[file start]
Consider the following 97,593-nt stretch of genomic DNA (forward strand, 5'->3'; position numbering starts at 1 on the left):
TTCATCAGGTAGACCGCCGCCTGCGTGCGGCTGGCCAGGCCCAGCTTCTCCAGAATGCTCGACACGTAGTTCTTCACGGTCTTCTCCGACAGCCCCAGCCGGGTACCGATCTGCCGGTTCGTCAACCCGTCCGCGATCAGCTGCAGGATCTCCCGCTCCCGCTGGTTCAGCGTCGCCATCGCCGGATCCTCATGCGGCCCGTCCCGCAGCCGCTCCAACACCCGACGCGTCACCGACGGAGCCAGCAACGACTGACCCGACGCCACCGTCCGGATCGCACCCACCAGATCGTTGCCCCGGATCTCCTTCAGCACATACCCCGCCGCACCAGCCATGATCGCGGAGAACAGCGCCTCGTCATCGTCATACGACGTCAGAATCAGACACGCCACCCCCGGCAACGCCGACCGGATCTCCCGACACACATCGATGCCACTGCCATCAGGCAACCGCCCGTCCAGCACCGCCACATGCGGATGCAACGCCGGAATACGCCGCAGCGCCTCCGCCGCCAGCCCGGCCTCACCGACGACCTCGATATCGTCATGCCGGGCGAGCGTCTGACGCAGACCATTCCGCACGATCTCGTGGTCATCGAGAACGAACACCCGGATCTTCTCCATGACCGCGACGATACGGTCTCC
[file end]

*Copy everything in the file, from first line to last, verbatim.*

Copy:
Consider the following 97,593-nt stretch of genomic DNA (forward strand, 5'->3'; position numbering starts at 1 on the left):
TTCATCAGGTAGACCGCCGCCTGCGTGCGGCTGGCCAGGCCCAGCTTCTCCAGAATGCTCGACACGTAGTTCTTCACGGTCTTCTCCGACAGCCCCAGCCGGGTACCGATCTGCCGGTTCGTCAACCCGTCCGCGATCAGCTGCAGGATCTCCCGCTCCCGCTGGTTCAGCGTCGCCATCGCCGGATCCTCATGCGGCCCGTCCCGCAGCCGCTCCAACACCCGACGCGTCACCGACGGAGCCAGCAACGACTGACCCGACGCCACCGTCCGGATCGCACCCACCAGATCGTTGCCCCGGATCTCCTTCAGCACATACCCCGCCGCACCAGCCATGATCGCGGAGAACAGCGCCTCGTCATCGTCATACGACGTCAGAATCAGACACGCCACCCCCGGCAACGCCGACCGGATCTCCCGACACACATCGATGCCACTGCCATCAGGCAACCGCCCGTCCAGCACCGCCACATGCGGATGCAACGCCGGAATACGCCGCAGCGCCTCCGCCGCCAGCCCGGCCTCACCGACGACCTCGATATCGTCATGCCGGGCGAGCGTCTGACGCAGACCATTCCGCACGATCTCGTGGTCATCGAGAACGAACACCCGGATCTTCTCCATGACCGCGACGATACGGTCTCC